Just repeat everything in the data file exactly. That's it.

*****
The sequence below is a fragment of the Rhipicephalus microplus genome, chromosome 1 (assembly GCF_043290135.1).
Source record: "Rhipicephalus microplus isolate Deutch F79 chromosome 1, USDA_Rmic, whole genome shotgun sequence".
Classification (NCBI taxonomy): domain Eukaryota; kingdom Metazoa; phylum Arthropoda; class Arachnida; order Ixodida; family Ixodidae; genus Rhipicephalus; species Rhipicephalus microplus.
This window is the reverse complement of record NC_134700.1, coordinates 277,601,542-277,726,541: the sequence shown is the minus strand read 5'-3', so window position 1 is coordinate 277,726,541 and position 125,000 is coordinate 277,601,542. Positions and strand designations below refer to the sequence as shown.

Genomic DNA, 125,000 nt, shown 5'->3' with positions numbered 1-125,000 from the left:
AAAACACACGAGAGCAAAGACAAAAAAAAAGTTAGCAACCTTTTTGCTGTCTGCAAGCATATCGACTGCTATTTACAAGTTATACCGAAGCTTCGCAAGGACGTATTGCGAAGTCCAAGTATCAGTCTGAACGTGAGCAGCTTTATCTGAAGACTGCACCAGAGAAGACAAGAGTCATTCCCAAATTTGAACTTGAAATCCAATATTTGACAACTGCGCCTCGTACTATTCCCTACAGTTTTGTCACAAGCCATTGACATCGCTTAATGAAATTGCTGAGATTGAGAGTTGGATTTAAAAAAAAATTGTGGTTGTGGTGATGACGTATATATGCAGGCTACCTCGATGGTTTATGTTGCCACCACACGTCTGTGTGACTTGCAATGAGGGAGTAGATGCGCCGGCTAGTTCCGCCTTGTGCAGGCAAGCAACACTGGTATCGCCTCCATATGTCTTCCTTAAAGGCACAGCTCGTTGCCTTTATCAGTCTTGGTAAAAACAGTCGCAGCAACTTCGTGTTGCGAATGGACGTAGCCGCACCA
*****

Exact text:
The sequence below is a fragment of the Rhipicephalus microplus genome, chromosome 1 (assembly GCF_043290135.1).
Source record: "Rhipicephalus microplus isolate Deutch F79 chromosome 1, USDA_Rmic, whole genome shotgun sequence".
Classification (NCBI taxonomy): domain Eukaryota; kingdom Metazoa; phylum Arthropoda; class Arachnida; order Ixodida; family Ixodidae; genus Rhipicephalus; species Rhipicephalus microplus.
This window is the reverse complement of record NC_134700.1, coordinates 277,601,542-277,726,541: the sequence shown is the minus strand read 5'-3', so window position 1 is coordinate 277,726,541 and position 125,000 is coordinate 277,601,542. Positions and strand designations below refer to the sequence as shown.

Genomic DNA, 125,000 nt, shown 5'->3' with positions numbered 1-125,000 from the left:
AAAACACACGAGAGCAAAGACAAAAAAAAAGTTAGCAACCTTTTTGCTGTCTGCAAGCATATCGACTGCTATTTACAAGTTATACCGAAGCTTCGCAAGGACGTATTGCGAAGTCCAAGTATCAGTCTGAACGTGAGCAGCTTTATCTGAAGACTGCACCAGAGAAGACAAGAGTCATTCCCAAATTTGAACTTGAAATCCAATATTTGACAACTGCGCCTCGTACTATTCCCTACAGTTTTGTCACAAGCCATTGACATCGCTTAATGAAATTGCTGAGATTGAGAGTTGGATTTAAAAAAAAATTGTGGTTGTGGTGATGACGTATATATGCAGGCTACCTCGATGGTTTATGTTGCCACCACACGTCTGTGTGACTTGCAATGAGGGAGTAGATGCGCCGGCTAGTTCCGCCTTGTGCAGGCAAGCAACACTGGTATCGCCTCCATATGTCTTCCTTAAAGGCACAGCTCGTTGCCTTTATCAGTCTTGGTAAAAACAGTCGCAGCAACTTCGTGTTGCGAATGGACGTAGCCGCACCA